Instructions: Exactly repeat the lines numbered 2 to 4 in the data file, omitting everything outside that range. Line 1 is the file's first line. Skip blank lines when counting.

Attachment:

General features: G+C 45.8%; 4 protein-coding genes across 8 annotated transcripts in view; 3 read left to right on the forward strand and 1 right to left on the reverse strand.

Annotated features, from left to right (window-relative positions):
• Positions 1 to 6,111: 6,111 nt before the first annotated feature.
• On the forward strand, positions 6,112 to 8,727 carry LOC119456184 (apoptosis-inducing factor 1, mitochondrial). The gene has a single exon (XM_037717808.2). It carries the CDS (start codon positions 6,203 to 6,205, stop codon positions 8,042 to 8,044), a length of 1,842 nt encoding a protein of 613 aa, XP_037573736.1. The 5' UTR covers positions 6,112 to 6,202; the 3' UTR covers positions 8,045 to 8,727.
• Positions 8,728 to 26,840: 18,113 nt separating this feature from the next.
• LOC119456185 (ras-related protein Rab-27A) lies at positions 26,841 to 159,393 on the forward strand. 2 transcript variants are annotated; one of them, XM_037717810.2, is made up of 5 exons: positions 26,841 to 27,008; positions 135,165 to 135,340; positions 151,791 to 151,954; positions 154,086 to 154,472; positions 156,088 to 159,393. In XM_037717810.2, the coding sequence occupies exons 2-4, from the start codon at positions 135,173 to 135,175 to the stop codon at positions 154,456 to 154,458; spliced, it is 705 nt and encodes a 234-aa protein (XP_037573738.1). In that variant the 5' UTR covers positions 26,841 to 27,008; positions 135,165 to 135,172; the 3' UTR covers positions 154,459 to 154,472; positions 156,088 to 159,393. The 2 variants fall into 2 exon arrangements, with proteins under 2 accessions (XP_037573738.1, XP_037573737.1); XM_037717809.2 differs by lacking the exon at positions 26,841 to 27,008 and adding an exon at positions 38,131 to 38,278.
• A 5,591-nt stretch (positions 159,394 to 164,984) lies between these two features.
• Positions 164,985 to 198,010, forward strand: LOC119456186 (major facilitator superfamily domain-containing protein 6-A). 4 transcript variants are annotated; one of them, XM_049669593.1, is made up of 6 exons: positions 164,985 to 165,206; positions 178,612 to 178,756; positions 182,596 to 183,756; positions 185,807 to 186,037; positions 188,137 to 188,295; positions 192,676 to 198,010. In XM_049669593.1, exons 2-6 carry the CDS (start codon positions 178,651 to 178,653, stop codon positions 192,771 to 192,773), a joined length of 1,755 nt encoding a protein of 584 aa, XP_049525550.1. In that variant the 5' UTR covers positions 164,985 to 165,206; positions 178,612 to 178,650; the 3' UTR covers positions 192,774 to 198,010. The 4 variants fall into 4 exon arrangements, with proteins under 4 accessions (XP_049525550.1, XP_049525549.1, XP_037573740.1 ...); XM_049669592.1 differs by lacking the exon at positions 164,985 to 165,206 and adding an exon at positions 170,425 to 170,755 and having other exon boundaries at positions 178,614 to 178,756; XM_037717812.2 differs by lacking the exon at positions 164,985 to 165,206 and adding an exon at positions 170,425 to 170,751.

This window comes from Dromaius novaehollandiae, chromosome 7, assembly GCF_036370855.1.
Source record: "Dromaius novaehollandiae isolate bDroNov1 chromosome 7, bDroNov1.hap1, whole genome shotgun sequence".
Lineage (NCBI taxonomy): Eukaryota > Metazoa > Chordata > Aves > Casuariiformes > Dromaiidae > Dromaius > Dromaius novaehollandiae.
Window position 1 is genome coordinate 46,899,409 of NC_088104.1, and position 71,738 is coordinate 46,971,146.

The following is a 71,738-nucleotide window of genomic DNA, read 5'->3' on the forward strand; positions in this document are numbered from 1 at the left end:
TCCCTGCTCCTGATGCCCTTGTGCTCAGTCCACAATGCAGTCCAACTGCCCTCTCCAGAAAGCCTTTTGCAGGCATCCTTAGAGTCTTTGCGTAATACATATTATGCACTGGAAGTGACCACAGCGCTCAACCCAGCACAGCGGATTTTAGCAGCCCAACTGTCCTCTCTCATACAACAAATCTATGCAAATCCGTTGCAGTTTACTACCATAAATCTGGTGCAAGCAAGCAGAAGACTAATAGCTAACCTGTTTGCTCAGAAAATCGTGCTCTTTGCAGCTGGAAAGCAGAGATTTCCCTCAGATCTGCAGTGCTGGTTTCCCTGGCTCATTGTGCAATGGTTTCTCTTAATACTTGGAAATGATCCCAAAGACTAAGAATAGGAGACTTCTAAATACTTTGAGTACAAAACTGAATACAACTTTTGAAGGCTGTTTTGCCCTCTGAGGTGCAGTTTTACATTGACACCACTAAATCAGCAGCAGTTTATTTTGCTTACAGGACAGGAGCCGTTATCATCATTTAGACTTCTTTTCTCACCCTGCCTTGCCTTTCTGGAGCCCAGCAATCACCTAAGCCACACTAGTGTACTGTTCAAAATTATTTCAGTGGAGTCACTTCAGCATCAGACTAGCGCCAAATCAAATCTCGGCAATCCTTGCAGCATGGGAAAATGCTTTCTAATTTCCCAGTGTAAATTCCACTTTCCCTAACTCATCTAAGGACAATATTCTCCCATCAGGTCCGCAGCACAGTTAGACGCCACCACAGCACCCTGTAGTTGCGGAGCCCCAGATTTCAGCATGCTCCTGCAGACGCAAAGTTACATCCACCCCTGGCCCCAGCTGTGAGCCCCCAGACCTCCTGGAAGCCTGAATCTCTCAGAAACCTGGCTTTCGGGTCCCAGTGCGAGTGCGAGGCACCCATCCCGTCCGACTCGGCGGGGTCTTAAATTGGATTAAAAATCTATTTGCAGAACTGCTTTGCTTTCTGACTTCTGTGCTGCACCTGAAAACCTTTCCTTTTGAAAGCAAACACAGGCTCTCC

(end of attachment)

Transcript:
Annotated features, from left to right (window-relative positions):
• Positions 1 to 6,111: 6,111 nt before the first annotated feature.
• On the forward strand, positions 6,112 to 8,727 carry LOC119456184 (apoptosis-inducing factor 1, mitochondrial). The gene has a single exon (XM_037717808.2). It carries the CDS (start codon positions 6,203 to 6,205, stop codon positions 8,042 to 8,044), a length of 1,842 nt encoding a protein of 613 aa, XP_037573736.1. The 5' UTR covers positions 6,112 to 6,202; the 3' UTR covers positions 8,045 to 8,727.